It can feel like spending thousands on rent every year is a bit of a waste of money, but buying property might not always be an option. While scrolling through rental listings online you may have come across rent-to-own ads. These listings often paint an appetizing picture where bad credit and low income don’t have to stop you from owning your home.
So what’s the deal? The basic idea of rent-to-own is that you sign a contract for two or three years with a property owner, and part of your rent will go towards a downpayment on the house that you are renting. Once the rental lease is up you should in principle be able to purchase the property.
So how does it really work?
Just like a regular rental you will sign a contract, a lease, with the property owner. This contract is usually set for two or three years and will stipulate all of the terms and conditions that both parties agree to. You may also be required to pay an option fee (2-8% of the property’s market value) upfront that will ensure you maintain first choice on the property once your contract is up. Your monthly rental fee also includes a predetermined percentage that the owner will place in an escrow account. This amount will go towards your downpayment on the house if you decide to purchase (and will usually be lost if you don’t). Typically all of the fees are worked out with the owner based on the current market value of the property. This price is then locked in and will be the price you pay for the property at the end of your rental contract (minus any monies you have paid along the way).
Should you do it?
It can be a win-win situation for both parties, but this is not something that you should jump into without a lot of research beforehand. For the owner there is mainly the advantage of making money during the leasing period and having an easy sell at the end. For the tenant it can be a great path towards owning a piece of property while building up credit. But it is often not as smooth sailing as it looks on paper.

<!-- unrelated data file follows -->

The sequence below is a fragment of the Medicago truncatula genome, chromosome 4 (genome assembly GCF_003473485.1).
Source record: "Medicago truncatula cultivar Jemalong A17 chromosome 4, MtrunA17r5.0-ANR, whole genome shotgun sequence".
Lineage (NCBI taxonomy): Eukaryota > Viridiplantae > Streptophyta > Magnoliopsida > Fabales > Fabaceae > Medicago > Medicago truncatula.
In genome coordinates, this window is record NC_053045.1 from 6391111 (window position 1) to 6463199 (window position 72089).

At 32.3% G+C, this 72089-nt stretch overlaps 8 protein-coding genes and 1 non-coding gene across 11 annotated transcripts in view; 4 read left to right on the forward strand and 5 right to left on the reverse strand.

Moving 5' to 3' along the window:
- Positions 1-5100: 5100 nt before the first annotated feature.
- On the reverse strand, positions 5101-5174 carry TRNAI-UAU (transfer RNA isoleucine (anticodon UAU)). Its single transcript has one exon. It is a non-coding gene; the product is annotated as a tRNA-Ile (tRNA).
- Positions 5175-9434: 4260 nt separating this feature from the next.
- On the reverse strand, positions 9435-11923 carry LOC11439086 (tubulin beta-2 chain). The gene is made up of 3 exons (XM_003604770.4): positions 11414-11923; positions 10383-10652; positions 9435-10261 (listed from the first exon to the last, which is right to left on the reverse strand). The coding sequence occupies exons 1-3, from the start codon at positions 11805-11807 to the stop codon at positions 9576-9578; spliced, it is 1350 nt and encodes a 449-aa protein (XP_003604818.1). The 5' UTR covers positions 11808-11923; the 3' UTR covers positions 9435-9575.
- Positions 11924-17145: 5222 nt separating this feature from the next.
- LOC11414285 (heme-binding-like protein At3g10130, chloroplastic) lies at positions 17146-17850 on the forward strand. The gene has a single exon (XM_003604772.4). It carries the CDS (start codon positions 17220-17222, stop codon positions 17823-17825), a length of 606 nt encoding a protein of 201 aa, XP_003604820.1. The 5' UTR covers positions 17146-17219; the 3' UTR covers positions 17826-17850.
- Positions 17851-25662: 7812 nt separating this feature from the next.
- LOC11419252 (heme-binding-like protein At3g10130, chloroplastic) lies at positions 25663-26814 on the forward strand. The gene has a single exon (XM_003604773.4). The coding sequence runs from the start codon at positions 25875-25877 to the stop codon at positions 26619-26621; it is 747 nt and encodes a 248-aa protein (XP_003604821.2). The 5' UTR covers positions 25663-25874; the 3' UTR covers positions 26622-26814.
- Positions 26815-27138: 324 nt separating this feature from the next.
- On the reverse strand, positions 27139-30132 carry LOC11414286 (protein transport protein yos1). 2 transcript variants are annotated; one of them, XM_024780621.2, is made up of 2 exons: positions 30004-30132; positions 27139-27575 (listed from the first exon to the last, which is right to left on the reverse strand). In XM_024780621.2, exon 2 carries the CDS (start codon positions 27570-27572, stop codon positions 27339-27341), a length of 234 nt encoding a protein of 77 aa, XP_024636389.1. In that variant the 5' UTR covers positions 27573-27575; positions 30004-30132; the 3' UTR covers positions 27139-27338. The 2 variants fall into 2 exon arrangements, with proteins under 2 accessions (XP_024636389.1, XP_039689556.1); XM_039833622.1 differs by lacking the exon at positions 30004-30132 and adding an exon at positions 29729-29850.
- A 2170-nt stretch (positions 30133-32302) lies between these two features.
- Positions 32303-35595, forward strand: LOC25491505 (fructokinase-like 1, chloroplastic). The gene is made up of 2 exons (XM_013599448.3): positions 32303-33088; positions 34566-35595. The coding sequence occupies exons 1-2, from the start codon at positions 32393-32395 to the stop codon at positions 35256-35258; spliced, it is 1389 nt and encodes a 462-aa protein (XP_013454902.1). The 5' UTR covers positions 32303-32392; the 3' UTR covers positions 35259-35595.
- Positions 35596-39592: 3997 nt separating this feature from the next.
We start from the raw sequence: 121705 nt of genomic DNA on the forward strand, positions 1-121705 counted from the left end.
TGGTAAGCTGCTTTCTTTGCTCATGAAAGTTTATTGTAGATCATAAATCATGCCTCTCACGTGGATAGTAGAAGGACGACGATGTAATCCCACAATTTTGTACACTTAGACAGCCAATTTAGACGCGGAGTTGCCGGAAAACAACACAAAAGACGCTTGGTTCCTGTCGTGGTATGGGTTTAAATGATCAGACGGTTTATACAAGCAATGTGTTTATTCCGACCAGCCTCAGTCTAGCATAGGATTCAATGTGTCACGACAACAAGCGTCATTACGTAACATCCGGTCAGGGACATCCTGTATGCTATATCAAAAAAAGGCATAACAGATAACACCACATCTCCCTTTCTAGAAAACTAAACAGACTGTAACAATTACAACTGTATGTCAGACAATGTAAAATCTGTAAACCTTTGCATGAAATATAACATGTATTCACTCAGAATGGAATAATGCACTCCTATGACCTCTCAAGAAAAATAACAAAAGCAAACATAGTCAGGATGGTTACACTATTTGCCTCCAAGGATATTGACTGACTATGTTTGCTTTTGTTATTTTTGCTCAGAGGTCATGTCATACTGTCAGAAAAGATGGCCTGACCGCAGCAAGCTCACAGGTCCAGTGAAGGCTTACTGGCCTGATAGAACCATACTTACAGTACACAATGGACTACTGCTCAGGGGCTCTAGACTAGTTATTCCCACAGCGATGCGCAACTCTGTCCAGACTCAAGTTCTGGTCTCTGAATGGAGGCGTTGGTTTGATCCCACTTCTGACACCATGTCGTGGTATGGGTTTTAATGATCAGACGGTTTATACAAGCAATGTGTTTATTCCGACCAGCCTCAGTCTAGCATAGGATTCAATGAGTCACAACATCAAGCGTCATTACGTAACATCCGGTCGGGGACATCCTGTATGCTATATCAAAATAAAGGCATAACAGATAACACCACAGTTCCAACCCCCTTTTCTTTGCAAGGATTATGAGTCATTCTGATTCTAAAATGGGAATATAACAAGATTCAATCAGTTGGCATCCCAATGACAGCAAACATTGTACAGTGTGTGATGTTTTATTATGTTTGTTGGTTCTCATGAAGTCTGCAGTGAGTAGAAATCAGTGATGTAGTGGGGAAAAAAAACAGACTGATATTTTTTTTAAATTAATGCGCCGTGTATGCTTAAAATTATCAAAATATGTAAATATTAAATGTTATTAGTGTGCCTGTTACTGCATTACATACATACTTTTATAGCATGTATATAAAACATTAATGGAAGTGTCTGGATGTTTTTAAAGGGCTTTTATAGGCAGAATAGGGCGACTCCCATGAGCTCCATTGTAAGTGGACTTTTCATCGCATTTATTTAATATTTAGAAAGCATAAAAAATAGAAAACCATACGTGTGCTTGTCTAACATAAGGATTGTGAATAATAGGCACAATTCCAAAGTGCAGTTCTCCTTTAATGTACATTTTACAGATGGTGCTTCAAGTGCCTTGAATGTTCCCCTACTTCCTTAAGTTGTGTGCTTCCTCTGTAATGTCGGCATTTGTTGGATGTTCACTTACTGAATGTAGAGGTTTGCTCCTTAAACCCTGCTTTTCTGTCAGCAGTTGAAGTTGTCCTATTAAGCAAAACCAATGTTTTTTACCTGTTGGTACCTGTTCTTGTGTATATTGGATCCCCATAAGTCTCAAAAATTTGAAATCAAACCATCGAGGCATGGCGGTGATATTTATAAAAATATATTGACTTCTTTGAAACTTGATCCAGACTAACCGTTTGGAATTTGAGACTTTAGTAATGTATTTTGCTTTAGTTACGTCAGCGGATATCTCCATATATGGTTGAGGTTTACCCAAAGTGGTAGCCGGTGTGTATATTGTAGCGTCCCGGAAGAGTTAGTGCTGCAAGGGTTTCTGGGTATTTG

First of all, signing a rent-to-own contract does not guarantee that you will be able to get a mortgage once your lease is up. As a tenant you may have been super vigilant in paying your rent on time, maintaining the property, and basically being an all-around model tenant, but when it comes to crunch time you will lose out on buying the property and all of the money that you have put towards it because you are not able to secure a mortgage. Before signing a rent-to-own contract it is always vigilant to talk to a mortgage broker to see what you need to do in order to be able to be approved for a mortgage within the following two or three years. It may be just an issue of building up a better credit score, but there could be a lot more work at hand.
Other downsides could be seeing the property value tank, finding out you aren’t interested in owning property in the area anymore, or just not being able to meet all of the contract’s terms and conditions on a regular basis. Even paying one month’s rent slightly late could mean you lose out on the deal. And another obvious issue is that not all of the rent-to-own deals advertised are above water, and you should always do some extensive research on the owner before signing anything!
Should you do it?
Most financial advisors will advise to continue to rent, save for a downpayment, and work on building your credit up instead of signing a rent-to-own contract. Rent-to-own may work out well for you, but in the end it requires a lot of commitment, longer than a standard rental lease demands, and you need to be 100% sure that you are willing to make this commitment.